Further street protests in Brazil marked final of Confederations Cup

Tournament overshadowed Brazil’s biggest street demonstrations in decades

Further protests marked the end of Fifa’s Confederations Cup yesterday with demonstrators attempting to reach the Maracanã stadium in Rio de Janeiro ahead of last night’s final between Brazil and Spain.

The two-week tournament – a dress rehearsal for the World Cup next year – has been overshadowed by the biggest street demonstrations seen in Brazil for several decades.


Though largely peaceful, several rallies saw clashes between marchers and police and at least five people have been killed and hundreds injured since the protest movement started early last month.

The demonstrations were sparked by increases in fares on public transport but quickly included criticisms of the government’s spending ahead of the World Cup and summer Olympics in 2016. Fifa has also emerged as a target of protesters’ anger, especially the soccer body’s demands that Brazil alter its laws to protect sponsors and exempt tournament revenues from local taxes.


Many of yesterday’s protesters promised that unless Brazil’s government implemented major reforms they would return to the streets during next year’s World Cup.

"As a patriot I cannot support the World Cup being held here. You do not build a dignified country with samba and football," said Nelson Couto. "Until we have a proper metro system, proper schools and hospitals and our politicians stop lying we are going to keep protesting."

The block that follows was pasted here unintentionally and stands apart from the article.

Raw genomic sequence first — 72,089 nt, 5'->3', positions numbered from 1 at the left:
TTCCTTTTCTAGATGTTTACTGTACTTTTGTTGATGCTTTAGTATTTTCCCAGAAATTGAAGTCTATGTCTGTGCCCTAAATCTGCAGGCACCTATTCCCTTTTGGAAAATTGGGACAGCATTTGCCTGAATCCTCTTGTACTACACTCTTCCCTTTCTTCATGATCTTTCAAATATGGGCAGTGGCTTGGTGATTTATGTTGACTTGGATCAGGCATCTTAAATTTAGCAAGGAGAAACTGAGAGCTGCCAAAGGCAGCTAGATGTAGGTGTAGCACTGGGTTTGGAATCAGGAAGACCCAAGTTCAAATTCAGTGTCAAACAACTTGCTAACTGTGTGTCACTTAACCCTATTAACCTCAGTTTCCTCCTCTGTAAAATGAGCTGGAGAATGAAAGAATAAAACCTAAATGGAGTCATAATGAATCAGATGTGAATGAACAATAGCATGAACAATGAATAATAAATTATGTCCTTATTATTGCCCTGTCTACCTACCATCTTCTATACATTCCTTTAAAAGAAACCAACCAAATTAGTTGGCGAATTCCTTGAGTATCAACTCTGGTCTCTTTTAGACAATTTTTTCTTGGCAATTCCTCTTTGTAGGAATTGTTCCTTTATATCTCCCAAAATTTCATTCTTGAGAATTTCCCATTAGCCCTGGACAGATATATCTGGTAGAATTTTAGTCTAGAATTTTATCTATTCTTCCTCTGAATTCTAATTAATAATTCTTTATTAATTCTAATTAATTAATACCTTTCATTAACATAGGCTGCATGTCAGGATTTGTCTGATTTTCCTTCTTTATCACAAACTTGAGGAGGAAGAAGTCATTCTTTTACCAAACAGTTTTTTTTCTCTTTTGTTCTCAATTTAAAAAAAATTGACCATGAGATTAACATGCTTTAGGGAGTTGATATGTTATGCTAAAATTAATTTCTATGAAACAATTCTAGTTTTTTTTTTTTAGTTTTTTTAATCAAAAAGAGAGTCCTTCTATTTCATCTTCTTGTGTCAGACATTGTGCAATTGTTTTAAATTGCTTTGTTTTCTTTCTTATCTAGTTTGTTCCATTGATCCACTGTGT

Intense booing

Protesters also rallied in the north-eastern city of Salvador where earlier Italy played Uruguay in the third-place play-off game.

Brazil’s President Dilma Rousseff was not expected to attend last night’s final in Rio, reportedly cancelling her participation in the closing ceremonies to avoid a repeat of the intense booing she was subjected to at the opening ceremony in Brasília two weeks ago.

Ms Rousseff has seen the approval rating of her government plunge by 27 per cent since the unrest started to just 30 per cent according to an opinion poll published Saturday.

Until recently she was one of the most popular elected leaders in the world and the poll is the strongest evidence yet that the protests pose a serious threat to her hopes of re-election next year.

The president has unveiled a package of measures but her plans for political reform designed to root out corruption have run into difficulties.

Tom Hennigan

Tom Hennigan

Tom Hennigan is a contributor to The Irish Times based in South America